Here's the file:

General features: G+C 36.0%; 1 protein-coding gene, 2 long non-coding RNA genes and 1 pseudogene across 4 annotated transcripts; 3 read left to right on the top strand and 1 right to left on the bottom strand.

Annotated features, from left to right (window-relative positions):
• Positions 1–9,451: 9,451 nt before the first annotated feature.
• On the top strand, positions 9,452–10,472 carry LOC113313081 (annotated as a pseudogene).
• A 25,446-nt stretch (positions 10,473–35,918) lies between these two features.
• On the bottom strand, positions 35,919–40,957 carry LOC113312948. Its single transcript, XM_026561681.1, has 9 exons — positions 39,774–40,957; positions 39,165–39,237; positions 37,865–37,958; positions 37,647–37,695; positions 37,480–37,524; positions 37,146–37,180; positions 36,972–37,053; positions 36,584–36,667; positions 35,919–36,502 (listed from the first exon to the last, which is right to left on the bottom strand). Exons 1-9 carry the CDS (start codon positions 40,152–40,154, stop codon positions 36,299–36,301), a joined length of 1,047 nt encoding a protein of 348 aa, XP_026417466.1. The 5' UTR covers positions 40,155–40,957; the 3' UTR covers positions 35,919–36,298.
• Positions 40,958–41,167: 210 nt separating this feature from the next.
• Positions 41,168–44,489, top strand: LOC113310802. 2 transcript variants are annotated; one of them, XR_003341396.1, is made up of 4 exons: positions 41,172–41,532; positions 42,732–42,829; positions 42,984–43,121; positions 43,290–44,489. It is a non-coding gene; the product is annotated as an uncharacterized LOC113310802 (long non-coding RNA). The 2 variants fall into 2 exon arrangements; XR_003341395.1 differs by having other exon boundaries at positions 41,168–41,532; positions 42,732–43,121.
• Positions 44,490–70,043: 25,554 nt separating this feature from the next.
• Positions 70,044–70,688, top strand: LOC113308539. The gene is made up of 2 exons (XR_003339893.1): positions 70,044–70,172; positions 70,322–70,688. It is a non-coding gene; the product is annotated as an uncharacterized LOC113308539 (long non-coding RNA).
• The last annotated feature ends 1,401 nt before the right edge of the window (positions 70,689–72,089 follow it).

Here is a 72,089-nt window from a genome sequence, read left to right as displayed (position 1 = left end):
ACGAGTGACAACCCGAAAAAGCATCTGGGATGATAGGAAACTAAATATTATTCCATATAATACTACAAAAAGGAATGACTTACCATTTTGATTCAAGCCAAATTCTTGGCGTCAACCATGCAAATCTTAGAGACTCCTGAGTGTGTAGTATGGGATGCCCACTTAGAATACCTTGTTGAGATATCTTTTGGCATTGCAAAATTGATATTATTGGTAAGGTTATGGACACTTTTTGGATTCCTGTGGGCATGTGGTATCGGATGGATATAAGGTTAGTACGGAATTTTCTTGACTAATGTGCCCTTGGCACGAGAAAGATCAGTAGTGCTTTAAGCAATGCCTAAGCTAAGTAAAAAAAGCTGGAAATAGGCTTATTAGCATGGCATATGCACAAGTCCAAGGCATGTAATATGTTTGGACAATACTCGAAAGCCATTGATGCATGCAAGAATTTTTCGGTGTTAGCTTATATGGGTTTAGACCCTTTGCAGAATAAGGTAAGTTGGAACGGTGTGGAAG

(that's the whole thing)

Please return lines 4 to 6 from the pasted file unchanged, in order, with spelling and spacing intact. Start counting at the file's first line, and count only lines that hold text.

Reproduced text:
• On the top strand, positions 9,452–10,472 carry LOC113313081 (annotated as a pseudogene).
• A 25,446-nt stretch (positions 10,473–35,918) lies between these two features.
• On the bottom strand, positions 35,919–40,957 carry LOC113312948. Its single transcript, XM_026561681.1, has 9 exons — positions 39,774–40,957; positions 39,165–39,237; positions 37,865–37,958; positions 37,647–37,695; positions 37,480–37,524; positions 37,146–37,180; positions 36,972–37,053; positions 36,584–36,667; positions 35,919–36,502 (listed from the first exon to the last, which is right to left on the bottom strand). Exons 1-9 carry the CDS (start codon positions 40,152–40,154, stop codon positions 36,299–36,301), a joined length of 1,047 nt encoding a protein of 348 aa, XP_026417466.1. The 5' UTR covers positions 40,155–40,957; the 3' UTR covers positions 35,919–36,298.